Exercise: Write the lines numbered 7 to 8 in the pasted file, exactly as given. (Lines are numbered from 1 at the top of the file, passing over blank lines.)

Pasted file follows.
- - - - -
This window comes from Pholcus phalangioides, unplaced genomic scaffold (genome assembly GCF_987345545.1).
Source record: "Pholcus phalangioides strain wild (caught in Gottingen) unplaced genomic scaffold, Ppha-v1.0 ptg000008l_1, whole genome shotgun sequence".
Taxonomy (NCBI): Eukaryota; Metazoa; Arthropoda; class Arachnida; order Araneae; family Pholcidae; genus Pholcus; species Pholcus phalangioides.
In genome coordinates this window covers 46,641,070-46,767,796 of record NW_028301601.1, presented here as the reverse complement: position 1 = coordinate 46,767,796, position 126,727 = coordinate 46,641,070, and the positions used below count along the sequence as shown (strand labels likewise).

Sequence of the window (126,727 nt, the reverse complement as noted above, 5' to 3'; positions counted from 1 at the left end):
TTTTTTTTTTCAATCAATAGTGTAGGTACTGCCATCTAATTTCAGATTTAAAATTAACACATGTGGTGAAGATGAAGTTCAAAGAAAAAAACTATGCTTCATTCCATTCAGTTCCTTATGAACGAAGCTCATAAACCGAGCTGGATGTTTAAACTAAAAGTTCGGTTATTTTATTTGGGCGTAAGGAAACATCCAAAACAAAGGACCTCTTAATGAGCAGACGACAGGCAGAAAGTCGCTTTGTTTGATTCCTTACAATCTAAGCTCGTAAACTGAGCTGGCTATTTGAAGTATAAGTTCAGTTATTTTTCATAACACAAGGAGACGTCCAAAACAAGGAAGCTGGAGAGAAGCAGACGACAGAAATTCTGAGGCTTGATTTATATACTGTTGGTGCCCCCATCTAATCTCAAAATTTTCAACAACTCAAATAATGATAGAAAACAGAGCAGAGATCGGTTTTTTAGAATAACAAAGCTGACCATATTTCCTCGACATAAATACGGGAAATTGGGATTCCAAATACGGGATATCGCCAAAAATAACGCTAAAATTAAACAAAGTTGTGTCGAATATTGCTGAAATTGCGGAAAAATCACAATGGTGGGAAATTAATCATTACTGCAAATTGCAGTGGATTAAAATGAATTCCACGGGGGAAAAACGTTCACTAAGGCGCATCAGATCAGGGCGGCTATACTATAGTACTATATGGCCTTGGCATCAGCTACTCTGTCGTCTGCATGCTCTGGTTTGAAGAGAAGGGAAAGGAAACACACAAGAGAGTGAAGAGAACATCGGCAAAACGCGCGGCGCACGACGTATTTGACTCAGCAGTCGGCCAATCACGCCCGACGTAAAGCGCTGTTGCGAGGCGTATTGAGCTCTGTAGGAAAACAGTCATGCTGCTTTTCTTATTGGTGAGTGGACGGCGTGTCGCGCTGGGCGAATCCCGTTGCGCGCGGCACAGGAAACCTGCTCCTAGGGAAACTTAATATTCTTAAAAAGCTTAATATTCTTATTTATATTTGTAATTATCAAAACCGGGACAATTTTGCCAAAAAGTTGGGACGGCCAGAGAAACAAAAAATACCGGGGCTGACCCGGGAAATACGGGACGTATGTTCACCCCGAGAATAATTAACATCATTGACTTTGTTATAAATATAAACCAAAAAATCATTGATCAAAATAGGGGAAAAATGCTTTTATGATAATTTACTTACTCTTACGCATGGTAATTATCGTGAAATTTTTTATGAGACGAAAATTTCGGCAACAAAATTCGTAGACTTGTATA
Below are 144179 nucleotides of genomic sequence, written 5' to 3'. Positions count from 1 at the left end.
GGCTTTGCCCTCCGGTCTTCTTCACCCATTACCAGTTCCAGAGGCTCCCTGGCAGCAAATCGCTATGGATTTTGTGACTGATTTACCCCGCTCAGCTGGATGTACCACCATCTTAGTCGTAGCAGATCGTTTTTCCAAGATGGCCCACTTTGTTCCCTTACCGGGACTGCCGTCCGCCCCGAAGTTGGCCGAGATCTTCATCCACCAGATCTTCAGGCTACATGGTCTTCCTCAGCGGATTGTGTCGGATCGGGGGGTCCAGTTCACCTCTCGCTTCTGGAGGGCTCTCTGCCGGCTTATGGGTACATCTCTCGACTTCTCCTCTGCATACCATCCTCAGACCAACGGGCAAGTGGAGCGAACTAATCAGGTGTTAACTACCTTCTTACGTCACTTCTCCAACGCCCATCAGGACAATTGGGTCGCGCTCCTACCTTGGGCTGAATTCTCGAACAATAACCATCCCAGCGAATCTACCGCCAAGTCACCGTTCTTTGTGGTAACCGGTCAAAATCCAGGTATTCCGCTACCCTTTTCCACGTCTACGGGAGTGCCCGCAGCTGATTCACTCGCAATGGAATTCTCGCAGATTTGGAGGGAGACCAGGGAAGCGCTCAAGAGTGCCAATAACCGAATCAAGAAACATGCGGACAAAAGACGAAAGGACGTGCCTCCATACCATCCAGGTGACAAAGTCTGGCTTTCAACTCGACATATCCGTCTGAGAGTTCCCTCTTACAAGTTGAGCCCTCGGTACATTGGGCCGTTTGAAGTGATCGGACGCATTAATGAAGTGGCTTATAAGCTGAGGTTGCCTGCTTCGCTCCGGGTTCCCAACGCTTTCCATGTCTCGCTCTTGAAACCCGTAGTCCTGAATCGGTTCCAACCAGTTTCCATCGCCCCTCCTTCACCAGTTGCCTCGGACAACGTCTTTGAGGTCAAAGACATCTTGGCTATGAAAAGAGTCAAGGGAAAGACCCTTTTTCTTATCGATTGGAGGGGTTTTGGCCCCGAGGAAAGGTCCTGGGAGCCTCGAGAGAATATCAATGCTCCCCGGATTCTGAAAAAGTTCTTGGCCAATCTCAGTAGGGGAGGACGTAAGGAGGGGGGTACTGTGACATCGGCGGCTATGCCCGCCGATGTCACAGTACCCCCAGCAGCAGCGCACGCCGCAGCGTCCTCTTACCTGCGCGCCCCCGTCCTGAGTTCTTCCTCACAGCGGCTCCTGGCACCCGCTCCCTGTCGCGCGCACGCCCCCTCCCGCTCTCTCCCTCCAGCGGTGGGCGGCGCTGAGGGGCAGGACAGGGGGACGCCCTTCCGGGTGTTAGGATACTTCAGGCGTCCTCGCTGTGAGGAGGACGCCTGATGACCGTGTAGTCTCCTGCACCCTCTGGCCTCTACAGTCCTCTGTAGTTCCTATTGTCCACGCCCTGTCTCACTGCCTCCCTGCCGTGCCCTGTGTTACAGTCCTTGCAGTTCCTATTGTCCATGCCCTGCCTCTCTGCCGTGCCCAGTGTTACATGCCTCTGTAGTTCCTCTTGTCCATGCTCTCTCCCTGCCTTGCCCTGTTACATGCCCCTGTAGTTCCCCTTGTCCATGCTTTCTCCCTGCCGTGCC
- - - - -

Below are 144179 nucleotides of genomic sequence, written 5' to 3'. Positions count from 1 at the left end.
GGCTTTGCCCTCCGGTCTTCTTCACCCATTACCAGTTCCAGAGGCTCCCTGGCAGCAAATCGCTATGGATTTTGTGACTGATTTACCCCGCTCAGCTGGATGTACCACCATCTTAGTCGTAGCAGATCGTTTTTCCAAGATGGCCCACTTTGTTCCCTTACCGGGACTGCCGTCCGCCCCGAAGTTGGCCGAGATCTTCATCCACCAGATCTTCAGGCTACATGGTCTTCCTCAGCGGATTGTGTCGGATCGGGGGGTCCAGTTCACCTCTCGCTTCTGGAGGGCTCTCTGCCGGCTTATGGGTACATCTCTCGACTTCTCCTCTGCATACCATCCTCAGACCAACGGGCAAGTGGAGCGAACTAATCAGGTGTTAACTACCTTCTTACGTCACTTCTCCAACGCCCATCAGGACAATTGGGTCGCGCTCCTACCTTGGGCTGAATTCTCGAACAATAACCATCCCAGCGAATCTACCGCCAAGTCACCGTTCTTTGTGGTAACCGGTCAAAATCCAGGTATTCCGCTACCCTTTTCCACGTCTACGGGAGTGCCCGCAGCTGATTCACTCGCAATGGAATTCTCGCAGATTTGGAGGGAGACCAGGGAAGCGCTCAAGAGTGCCAATAACCGAATCAAGAAACATGCGGACAAAAGACGAAAGGACGTGCCTCCATACCATCCAGGTGACAAAGTCTGGCTTTCAACTCGACATATCCGTCTGAGAGTTCCCTCTTACAAGTTGAGCCCTCGGTACATTGGGCCGTTTGAAGTGATCGGACGCATTAATGAAGTGGCTTATAAGCTGAGGTTGCCTGCTTCGCTCCGGGTTCCCAACGCTTTCCATGTCTCGCTCTTGAAACCCGTAGTCCTGAATCGGTTCCAACCAGTTTCCATCGCCCCTCCTTCACCAGTTGCCTCGGACAACGTCTTTGAGGTCAAAGACATCTTGGCTATGAAAAGAGTCAAGGGAAAGACCCTTTTTCTTATCGATTGGAGGGGTTTTGGCCCCGAGGAAAGGTCCTGGGAGCCTCGAGAGAATATCAATGCTCCCCGGATTCTGAAAAAGTTCTTGGCCAATCTCAGTAGGGGAGGACGTAAGGAGGGGGGTACTGTGACATCGGCGGCTATGCCCGCCGATGTCACAGTACCCCCAGCAGCAGCGCACGCCGCAGCGTCCTCTTACCTGCGCGCCCCCGTCCTGAGTTCTTCCTCACAGCGGCTCCTGGCACCCGCTCCCTGTCGCGCGCACGCCCCCTCCCGCTCTCTCCCTCCAGCGGTGGGCGGCGCTGAGGGGCAGGACAGGGGGACGCCCTTCCGGGTGTTAGGATACTTCAGGCGTCCTCGCTGTGAGGAGGACGCCTGATGACCGTGTAGTCTCCTGCACCCTCTGGCCTCTACAGTCCTCTGTAGTTCCTATTGTCCACGCCCTGTCTCACTGCCTCCCTGCCGTGCCCTGTGTTACAGTCCTTGCAGTTCCTATTGTCCATGCCCTGCCTCTCTGCCGTGCCCAGTGTTACATGCCTCTGTAGTTCCTCTTGTCCATGCTCTCTCCCTGCCTTGCCCTGTTACATGCCCCTGTAGTTCCCCTTGTCCATGCTTTCTCCCTGCCGTGCC